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Hold, Please

US West plugs into the state legislature.

But even before that, the PUC may consider the request by Archibold, et al., that the commission go to court to secure the punishment US West truly deserves. At last week's hearing, the commissioners agreed to add to their March 1 agenda the possibility of discussing court action on US West's held orders and other service deficiencies.

"The Commission has addressed service quality issues numerous times over the past ten years, yet violations not only continue, they increase," Archibold, et al., note. "In each instance, a 'new remedy' is proposed and adopted. The number of violations in this proceeding is approximately 30 times the violations in Docket No. 94C-587T, commenced in November 1994. Even though approximately two-thirds of the violations in this proceeding address identical rules, the per violation 'reparation' assessment by the commission has plummeted from $2,000 per violation in Docket No. 94-C-587T, commenced in November 1994, to $151.26 per violation in this proceeding."

US West went to the February 24 meeting looking not just to pay less money in reparations, but for more time to get service for twenty people who'd been promised it long ago. "Extenuating circumstances," including construction problems or engineering challenges or right-of-way issues, made it too dang difficult for the phone company to comply with the PUC's instructions.

Details

Previous Westword articles

"A Perfect Ten"
February 24, 2000
The commandments according to thy Colorado Legislature.

Bad Connection
February 24, 2000
A collection of Westword stories detailing how US West became US Worst.

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As of last April, these accounts had already been waiting well over the 150 working days that US West is allowed in which to provide service. Some had been waiting over two years, and one of the twenty orders dated back to 1995. In its request for more time, US West pointed out that it can't dig into frozen ground to lay cables -- but that ground wasn't frozen in summer 1999, or summer 1998.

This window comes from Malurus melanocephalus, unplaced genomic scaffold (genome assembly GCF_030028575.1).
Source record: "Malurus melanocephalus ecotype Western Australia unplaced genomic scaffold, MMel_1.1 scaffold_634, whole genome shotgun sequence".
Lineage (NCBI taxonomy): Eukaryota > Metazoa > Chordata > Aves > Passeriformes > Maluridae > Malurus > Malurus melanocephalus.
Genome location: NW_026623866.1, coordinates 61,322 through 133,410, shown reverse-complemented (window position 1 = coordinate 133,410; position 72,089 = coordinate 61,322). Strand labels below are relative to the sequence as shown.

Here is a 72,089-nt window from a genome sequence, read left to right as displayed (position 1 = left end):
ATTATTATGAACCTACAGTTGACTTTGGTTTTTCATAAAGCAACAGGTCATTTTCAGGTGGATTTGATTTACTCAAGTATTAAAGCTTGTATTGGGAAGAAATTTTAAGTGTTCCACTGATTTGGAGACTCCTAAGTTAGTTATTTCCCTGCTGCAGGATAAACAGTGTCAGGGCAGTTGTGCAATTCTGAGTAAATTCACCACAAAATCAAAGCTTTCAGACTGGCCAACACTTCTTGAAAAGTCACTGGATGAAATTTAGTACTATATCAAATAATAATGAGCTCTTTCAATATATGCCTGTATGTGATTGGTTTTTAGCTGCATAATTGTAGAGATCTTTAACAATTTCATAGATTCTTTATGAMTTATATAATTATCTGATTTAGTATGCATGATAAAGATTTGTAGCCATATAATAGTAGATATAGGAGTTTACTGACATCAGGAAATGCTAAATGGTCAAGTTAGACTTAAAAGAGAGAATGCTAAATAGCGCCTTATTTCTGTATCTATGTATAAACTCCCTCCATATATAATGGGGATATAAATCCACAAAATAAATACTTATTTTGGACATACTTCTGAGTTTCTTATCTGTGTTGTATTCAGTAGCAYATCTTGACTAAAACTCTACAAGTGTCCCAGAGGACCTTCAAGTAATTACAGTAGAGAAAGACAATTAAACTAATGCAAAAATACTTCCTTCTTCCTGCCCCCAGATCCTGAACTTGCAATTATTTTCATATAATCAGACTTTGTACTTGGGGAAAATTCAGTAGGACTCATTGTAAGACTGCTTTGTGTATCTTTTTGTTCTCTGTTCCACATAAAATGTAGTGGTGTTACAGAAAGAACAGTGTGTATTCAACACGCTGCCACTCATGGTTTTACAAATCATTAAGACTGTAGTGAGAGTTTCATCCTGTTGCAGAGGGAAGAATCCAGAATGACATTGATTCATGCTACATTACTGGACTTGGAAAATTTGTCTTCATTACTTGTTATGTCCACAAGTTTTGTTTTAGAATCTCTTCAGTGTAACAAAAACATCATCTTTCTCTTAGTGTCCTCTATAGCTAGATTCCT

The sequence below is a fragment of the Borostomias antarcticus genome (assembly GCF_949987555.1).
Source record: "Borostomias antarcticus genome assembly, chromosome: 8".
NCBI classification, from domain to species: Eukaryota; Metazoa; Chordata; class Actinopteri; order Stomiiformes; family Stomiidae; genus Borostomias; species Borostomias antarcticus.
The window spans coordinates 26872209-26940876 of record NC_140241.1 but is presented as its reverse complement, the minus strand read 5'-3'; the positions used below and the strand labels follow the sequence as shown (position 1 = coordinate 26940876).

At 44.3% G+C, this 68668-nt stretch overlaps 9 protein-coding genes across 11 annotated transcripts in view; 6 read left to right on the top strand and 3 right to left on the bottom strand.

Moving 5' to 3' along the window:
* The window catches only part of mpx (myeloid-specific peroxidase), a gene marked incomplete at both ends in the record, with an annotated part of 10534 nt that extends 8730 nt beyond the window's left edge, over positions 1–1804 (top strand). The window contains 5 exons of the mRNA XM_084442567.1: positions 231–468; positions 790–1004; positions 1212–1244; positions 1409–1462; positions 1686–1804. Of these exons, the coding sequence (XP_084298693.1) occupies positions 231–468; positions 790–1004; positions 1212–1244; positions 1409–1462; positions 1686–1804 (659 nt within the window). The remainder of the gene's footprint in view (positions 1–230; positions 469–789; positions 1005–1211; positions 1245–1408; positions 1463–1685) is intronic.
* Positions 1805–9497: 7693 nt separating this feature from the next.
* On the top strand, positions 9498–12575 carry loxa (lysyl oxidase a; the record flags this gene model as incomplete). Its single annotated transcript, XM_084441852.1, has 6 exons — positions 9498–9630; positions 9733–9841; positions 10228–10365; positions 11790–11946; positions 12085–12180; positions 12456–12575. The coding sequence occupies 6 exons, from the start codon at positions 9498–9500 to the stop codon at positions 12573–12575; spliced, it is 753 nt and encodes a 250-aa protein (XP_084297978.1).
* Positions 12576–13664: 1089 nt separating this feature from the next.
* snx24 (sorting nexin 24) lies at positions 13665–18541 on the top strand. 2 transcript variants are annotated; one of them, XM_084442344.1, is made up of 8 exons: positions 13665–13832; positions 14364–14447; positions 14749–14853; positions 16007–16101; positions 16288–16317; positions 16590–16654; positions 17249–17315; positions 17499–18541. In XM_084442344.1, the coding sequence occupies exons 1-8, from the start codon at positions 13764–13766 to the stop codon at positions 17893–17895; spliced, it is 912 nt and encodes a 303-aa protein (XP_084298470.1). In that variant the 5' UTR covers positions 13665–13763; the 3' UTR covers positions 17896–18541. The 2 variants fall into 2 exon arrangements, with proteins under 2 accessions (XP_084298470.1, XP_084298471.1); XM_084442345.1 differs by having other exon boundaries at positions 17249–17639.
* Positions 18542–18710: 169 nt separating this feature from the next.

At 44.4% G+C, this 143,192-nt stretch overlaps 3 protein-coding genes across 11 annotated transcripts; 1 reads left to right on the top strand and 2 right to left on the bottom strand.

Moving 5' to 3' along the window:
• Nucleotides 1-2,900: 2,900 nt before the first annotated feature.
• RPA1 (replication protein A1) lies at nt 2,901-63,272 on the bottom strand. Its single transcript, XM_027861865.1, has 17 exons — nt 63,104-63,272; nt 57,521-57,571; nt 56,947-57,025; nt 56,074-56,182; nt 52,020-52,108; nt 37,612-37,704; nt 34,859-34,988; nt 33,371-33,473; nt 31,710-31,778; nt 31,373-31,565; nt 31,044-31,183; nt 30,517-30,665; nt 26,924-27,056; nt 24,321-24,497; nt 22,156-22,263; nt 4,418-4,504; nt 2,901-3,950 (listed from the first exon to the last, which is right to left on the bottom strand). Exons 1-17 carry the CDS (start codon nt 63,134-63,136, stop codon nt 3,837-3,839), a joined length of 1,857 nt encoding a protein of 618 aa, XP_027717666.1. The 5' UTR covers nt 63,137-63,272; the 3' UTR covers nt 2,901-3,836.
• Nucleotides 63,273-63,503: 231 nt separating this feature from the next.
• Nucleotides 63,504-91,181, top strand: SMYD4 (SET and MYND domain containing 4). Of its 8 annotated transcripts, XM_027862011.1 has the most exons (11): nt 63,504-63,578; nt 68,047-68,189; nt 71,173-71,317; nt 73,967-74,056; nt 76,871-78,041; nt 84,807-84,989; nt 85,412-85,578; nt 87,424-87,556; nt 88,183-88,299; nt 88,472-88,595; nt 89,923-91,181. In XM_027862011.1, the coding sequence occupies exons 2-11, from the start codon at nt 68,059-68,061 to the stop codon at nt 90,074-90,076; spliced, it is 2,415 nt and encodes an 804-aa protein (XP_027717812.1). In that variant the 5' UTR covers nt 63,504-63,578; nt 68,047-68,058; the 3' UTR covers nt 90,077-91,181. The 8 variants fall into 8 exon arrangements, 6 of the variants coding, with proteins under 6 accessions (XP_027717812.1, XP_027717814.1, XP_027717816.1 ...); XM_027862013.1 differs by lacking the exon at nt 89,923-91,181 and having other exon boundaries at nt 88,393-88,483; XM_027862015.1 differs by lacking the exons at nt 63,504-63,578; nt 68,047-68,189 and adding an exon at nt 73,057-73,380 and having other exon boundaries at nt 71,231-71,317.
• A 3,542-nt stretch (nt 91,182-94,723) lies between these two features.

"The company has squandered almost two full construction seasons," protested the OCC in response. "USWC claims that there are no facilities because it is costly or difficult to provide them. Taking these justifications to their logical conclusion indicates that USWC has no real intention of deploying these facilities."

Rather than spend the last several years engaging in such obfuscation tactics as the "Customer Not Educated" ploy, in which customer-service reps were supposed to confuse their customers as much as possible and target more affluent areas for faster service, the company could have worked to get the entire state up to speed. Not all the held orders concern hunting cabins up on Guanella Pass: The complaints are just as loud in Highlands Ranch -- even if those residents have to borrow phones to make them.

The PUC commissioners got this message loud and clear. Enough time was enough, they told US West. It's time to give these twenty people service.

And as for the rest of Colorado? Yes, it's a "pain," PUC chairman Ray Gifford acknowledged. "But universal service is their obligation to fill."

Unless -- and until -- US West convinces legislators otherwise.

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